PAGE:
Show me the money

The most exciting use of NFC is the prospect of the digital wallet. Even without critical mass in NFC-enabled smartphones, banks and credit card companies have been doing everything they can to bring mobile NFC payments to market.

With an NFC-enabled device, customers will be able to use their phones to pay for a variety of products, from hardware at Bunnings to groceries at 7 Eleven and everything in between. Using the Mastercard PayPass or Visa PayWave infrastructure already in place in stores around the country, these handsets will replace the need for credit cards by connecting to your bank or credit card accounts through dedicated apps.

The Commonwealth Bank has led this push in Australia through its Kaching app. Alongside its real-time banking application, the bank launched a special NFC-enabled iPhone case called iCarte that converts an iPhone 4 or 4S into an NFC-compatible device.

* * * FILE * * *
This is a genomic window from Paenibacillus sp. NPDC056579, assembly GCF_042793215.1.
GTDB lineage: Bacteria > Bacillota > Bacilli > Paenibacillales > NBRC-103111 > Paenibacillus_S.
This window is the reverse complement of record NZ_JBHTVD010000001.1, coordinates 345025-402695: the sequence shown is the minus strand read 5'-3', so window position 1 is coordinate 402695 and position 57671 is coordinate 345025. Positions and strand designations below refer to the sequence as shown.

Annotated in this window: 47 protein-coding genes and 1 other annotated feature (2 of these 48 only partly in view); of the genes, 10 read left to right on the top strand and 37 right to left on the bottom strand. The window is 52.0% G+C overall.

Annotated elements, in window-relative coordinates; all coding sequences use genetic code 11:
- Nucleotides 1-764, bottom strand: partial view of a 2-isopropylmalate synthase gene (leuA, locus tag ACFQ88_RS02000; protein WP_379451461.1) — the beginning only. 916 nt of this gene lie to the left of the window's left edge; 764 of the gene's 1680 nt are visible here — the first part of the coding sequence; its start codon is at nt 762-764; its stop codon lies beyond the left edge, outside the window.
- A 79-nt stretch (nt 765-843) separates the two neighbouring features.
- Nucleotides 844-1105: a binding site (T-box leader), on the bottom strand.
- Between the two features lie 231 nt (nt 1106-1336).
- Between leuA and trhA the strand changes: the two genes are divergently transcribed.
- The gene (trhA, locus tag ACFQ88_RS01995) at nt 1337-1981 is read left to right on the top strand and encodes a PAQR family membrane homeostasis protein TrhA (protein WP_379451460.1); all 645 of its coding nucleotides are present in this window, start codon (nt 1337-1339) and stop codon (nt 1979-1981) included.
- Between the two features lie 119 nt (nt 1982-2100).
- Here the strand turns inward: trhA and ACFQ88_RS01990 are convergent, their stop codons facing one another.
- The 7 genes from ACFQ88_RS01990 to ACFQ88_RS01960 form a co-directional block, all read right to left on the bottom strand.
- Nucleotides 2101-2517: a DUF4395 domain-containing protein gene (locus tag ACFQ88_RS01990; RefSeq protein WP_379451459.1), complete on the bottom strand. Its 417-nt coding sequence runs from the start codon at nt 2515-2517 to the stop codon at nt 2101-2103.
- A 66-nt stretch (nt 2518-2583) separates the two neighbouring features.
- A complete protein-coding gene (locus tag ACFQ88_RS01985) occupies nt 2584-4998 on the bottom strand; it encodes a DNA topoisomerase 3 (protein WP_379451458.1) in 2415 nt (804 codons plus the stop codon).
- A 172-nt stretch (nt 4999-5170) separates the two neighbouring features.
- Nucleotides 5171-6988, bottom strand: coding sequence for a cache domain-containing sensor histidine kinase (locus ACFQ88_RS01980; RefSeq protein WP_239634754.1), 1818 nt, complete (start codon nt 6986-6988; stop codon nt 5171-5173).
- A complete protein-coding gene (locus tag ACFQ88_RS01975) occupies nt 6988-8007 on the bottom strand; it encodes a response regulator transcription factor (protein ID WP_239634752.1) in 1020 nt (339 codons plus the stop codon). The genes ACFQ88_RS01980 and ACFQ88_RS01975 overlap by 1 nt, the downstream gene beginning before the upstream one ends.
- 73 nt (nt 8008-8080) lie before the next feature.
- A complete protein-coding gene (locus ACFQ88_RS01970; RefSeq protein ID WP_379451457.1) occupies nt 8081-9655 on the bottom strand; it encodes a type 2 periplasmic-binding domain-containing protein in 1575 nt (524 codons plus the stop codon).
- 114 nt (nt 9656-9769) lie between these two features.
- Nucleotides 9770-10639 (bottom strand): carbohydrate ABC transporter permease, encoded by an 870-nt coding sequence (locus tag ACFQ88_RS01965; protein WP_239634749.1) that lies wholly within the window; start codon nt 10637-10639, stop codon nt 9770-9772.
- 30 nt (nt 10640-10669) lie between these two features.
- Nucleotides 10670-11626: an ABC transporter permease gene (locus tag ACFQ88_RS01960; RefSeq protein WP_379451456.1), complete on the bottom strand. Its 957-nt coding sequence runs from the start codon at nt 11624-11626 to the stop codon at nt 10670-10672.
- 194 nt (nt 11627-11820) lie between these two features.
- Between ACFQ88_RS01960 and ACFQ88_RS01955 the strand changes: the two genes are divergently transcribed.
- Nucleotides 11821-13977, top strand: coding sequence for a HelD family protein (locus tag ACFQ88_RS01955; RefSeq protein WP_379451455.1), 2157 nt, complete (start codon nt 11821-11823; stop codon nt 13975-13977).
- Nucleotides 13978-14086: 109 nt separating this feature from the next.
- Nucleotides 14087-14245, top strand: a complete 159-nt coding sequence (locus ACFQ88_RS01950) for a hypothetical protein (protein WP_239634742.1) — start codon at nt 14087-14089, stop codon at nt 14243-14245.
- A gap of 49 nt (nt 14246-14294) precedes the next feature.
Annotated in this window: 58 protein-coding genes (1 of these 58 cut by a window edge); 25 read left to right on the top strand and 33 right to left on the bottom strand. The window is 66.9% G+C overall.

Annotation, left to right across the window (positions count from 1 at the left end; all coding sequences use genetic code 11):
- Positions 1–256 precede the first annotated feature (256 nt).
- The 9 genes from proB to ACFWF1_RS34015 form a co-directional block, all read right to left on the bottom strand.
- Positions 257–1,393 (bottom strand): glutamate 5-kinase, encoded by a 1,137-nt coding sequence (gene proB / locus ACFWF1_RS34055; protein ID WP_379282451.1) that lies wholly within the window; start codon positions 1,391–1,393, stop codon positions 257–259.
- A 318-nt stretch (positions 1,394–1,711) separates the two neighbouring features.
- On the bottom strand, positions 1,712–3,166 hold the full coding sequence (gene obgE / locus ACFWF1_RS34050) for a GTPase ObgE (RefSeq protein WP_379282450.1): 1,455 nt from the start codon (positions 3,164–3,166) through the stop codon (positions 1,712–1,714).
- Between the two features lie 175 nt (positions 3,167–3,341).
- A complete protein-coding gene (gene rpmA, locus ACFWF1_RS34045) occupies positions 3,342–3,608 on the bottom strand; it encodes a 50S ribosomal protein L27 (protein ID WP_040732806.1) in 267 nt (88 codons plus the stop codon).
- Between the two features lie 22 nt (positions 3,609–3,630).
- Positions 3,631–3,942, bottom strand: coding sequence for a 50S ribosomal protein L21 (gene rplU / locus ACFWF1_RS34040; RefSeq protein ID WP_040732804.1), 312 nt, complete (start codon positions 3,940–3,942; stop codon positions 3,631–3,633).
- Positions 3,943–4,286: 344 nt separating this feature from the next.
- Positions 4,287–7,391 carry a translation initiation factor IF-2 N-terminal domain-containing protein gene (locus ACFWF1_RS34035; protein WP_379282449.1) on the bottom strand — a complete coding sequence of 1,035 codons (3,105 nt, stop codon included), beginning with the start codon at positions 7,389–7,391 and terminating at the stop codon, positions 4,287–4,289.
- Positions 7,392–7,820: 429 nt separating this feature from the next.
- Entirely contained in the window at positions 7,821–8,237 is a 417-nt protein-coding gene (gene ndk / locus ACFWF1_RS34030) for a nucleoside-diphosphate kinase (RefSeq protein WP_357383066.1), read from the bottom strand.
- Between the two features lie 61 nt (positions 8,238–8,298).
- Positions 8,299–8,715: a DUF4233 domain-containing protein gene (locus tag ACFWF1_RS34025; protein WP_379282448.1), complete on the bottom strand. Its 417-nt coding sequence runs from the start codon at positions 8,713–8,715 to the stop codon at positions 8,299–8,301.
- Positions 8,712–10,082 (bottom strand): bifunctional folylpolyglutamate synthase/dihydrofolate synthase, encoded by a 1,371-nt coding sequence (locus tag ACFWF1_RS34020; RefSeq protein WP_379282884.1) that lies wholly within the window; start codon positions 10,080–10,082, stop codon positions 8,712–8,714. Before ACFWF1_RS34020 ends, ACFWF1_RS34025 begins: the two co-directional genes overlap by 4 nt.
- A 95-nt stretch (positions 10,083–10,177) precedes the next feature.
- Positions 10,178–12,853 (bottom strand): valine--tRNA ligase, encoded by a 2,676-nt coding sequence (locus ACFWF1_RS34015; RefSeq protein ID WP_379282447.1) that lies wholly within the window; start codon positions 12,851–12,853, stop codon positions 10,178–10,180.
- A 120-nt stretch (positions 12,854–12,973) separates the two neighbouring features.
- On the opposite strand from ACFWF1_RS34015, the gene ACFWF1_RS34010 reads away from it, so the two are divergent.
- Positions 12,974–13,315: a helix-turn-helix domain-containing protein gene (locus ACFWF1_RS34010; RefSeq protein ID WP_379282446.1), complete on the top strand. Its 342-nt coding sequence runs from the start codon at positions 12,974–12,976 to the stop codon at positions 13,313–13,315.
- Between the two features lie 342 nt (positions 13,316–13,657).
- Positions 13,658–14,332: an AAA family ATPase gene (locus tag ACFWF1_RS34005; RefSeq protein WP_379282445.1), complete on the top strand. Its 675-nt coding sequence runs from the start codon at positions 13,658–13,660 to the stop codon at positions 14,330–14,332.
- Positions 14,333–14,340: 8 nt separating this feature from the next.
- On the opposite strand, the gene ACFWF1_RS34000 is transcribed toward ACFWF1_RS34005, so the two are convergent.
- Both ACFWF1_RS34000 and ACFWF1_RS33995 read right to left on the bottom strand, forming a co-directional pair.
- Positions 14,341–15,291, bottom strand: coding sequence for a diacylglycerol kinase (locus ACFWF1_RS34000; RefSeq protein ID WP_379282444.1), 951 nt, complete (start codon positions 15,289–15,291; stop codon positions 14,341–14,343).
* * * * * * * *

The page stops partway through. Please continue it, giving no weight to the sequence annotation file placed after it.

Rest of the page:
Unfortunately, despite also being available on the Android platform, the Kaching app doesn’t support NFC payments through Google’s smartphone operating system. The bank has claimed that the reason for this is that while many Android handsets have integrated NFC chips, none have enabled the secure element of the chip to allow for safe mobile payments.

The good news is that this can be rectified through a software update, which means it should not be a difficult process to enable.

While CommBank has focused its early NFC efforts exclusively on the iPhone, Westpac has gone for a more universal attempt by removing the need for an embedded NFC chip in the phone or case, and instead placing an NFC tag on a SIM card.